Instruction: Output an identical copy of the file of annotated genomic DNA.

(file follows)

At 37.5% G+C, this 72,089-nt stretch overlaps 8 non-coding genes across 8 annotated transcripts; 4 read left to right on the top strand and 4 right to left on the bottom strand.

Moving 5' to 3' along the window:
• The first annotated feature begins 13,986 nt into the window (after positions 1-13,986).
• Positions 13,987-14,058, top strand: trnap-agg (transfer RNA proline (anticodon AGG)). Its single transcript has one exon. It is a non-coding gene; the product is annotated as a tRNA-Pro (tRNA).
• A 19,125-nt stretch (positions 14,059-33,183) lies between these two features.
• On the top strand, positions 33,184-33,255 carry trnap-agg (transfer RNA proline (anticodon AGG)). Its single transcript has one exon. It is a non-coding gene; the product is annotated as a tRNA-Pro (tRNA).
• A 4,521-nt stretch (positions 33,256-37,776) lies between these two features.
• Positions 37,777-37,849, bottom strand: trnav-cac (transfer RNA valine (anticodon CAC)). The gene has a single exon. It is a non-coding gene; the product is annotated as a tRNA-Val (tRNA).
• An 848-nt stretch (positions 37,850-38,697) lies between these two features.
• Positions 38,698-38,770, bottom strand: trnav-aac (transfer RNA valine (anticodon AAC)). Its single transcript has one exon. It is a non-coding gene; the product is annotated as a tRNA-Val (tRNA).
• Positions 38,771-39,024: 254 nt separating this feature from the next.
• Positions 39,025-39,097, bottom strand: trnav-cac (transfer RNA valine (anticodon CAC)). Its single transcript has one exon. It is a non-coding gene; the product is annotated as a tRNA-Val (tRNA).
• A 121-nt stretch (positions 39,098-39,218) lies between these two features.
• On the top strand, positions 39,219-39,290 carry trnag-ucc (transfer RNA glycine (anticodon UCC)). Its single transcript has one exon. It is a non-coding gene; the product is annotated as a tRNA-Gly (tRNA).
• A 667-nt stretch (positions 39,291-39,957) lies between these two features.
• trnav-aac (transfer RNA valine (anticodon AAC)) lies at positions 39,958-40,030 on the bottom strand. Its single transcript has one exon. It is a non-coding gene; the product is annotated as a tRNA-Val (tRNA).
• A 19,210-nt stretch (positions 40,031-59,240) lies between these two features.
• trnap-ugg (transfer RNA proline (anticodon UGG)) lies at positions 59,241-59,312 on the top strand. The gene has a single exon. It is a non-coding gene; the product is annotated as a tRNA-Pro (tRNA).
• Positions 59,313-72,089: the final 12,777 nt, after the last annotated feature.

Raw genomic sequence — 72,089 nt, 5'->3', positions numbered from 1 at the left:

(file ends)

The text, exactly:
At 37.5% G+C, this 72,089-nt stretch overlaps 8 non-coding genes across 8 annotated transcripts; 4 read left to right on the top strand and 4 right to left on the bottom strand.

Moving 5' to 3' along the window:
• The first annotated feature begins 13,986 nt into the window (after positions 1-13,986).
• Positions 13,987-14,058, top strand: trnap-agg (transfer RNA proline (anticodon AGG)). Its single transcript has one exon. It is a non-coding gene; the product is annotated as a tRNA-Pro (tRNA).
• A 19,125-nt stretch (positions 14,059-33,183) lies between these two features.
• On the top strand, positions 33,184-33,255 carry trnap-agg (transfer RNA proline (anticodon AGG)). Its single transcript has one exon. It is a non-coding gene; the product is annotated as a tRNA-Pro (tRNA).
• A 4,521-nt stretch (positions 33,256-37,776) lies between these two features.
• Positions 37,777-37,849, bottom strand: trnav-cac (transfer RNA valine (anticodon CAC)). The gene has a single exon. It is a non-coding gene; the product is annotated as a tRNA-Val (tRNA).
• An 848-nt stretch (positions 37,850-38,697) lies between these two features.
• Positions 38,698-38,770, bottom strand: trnav-aac (transfer RNA valine (anticodon AAC)). Its single transcript has one exon. It is a non-coding gene; the product is annotated as a tRNA-Val (tRNA).
• Positions 38,771-39,024: 254 nt separating this feature from the next.
• Positions 39,025-39,097, bottom strand: trnav-cac (transfer RNA valine (anticodon CAC)). Its single transcript has one exon. It is a non-coding gene; the product is annotated as a tRNA-Val (tRNA).
• A 121-nt stretch (positions 39,098-39,218) lies between these two features.
• On the top strand, positions 39,219-39,290 carry trnag-ucc (transfer RNA glycine (anticodon UCC)). Its single transcript has one exon. It is a non-coding gene; the product is annotated as a tRNA-Gly (tRNA).
• A 667-nt stretch (positions 39,291-39,957) lies between these two features.
• trnav-aac (transfer RNA valine (anticodon AAC)) lies at positions 39,958-40,030 on the bottom strand. Its single transcript has one exon. It is a non-coding gene; the product is annotated as a tRNA-Val (tRNA).
• A 19,210-nt stretch (positions 40,031-59,240) lies between these two features.
• trnap-ugg (transfer RNA proline (anticodon UGG)) lies at positions 59,241-59,312 on the top strand. The gene has a single exon. It is a non-coding gene; the product is annotated as a tRNA-Pro (tRNA).
• Positions 59,313-72,089: the final 12,777 nt, after the last annotated feature.

Raw genomic sequence — 72,089 nt, 5'->3', positions numbered from 1 at the left: